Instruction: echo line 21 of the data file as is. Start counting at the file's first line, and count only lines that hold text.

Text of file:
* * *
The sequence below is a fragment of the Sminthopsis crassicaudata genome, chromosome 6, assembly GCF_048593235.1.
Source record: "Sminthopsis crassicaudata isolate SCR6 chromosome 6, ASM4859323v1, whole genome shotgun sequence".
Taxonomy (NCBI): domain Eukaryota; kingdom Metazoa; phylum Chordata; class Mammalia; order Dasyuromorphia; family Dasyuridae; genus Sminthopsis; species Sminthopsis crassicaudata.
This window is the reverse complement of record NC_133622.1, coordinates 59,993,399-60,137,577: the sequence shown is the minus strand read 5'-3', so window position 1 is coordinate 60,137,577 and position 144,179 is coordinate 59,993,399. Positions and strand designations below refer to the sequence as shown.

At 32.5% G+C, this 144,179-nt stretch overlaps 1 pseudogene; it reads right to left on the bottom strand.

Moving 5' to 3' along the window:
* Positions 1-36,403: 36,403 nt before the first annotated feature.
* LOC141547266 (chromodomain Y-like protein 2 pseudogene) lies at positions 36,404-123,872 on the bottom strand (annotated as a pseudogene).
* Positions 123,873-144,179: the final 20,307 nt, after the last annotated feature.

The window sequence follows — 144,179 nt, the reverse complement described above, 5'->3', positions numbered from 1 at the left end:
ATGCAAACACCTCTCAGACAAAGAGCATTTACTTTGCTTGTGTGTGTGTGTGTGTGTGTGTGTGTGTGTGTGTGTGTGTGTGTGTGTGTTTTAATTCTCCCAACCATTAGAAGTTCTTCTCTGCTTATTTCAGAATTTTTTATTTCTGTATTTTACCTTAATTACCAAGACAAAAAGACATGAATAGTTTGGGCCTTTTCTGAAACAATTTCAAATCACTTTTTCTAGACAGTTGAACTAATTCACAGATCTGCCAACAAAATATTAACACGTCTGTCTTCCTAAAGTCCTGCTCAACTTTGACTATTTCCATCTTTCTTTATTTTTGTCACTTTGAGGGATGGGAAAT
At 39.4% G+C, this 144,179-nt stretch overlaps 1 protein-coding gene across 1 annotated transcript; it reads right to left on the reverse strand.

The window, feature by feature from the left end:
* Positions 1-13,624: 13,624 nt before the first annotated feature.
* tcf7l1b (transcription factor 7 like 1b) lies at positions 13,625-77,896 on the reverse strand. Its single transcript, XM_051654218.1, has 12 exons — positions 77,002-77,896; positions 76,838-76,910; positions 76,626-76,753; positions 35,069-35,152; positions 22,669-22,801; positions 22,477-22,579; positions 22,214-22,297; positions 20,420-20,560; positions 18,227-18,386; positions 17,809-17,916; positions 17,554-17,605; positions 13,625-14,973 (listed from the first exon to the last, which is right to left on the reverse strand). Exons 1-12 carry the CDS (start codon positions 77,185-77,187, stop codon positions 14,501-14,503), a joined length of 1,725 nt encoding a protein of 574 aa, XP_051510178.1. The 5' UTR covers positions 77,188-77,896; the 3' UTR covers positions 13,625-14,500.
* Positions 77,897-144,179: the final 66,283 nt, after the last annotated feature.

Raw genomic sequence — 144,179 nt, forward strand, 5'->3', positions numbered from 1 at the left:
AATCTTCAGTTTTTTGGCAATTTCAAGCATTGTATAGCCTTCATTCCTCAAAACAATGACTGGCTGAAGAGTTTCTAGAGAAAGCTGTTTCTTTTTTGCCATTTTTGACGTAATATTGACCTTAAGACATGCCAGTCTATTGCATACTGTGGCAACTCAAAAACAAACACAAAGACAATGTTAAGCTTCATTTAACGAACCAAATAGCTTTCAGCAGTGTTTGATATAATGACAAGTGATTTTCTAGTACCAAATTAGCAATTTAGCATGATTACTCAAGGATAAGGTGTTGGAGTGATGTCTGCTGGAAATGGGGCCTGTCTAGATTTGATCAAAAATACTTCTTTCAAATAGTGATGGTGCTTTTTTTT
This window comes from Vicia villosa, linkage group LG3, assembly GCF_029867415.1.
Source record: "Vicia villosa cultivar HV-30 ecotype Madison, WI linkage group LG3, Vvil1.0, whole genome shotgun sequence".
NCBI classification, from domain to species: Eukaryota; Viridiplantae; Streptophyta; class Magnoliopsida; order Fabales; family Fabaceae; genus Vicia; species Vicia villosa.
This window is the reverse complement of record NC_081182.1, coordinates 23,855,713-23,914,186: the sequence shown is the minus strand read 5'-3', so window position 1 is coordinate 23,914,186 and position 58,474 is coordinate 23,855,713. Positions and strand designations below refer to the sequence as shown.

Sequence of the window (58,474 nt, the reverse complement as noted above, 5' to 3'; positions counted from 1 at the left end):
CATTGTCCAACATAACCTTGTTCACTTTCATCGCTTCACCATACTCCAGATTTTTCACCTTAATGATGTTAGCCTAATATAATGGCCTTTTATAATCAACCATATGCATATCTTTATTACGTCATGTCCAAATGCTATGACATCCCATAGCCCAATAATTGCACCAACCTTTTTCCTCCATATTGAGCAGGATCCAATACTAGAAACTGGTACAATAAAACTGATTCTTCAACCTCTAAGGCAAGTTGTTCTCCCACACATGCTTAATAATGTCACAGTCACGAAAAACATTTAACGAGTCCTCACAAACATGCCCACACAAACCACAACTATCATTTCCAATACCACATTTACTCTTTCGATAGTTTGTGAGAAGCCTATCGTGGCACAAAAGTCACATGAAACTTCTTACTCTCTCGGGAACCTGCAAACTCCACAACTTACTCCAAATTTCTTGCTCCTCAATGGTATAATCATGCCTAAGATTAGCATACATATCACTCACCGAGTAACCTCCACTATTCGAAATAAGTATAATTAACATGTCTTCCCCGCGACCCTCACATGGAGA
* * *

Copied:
NCBI classification, from domain to species: Eukaryota; Viridiplantae; Streptophyta; class Magnoliopsida; order Fabales; family Fabaceae; genus Vicia; species Vicia villosa.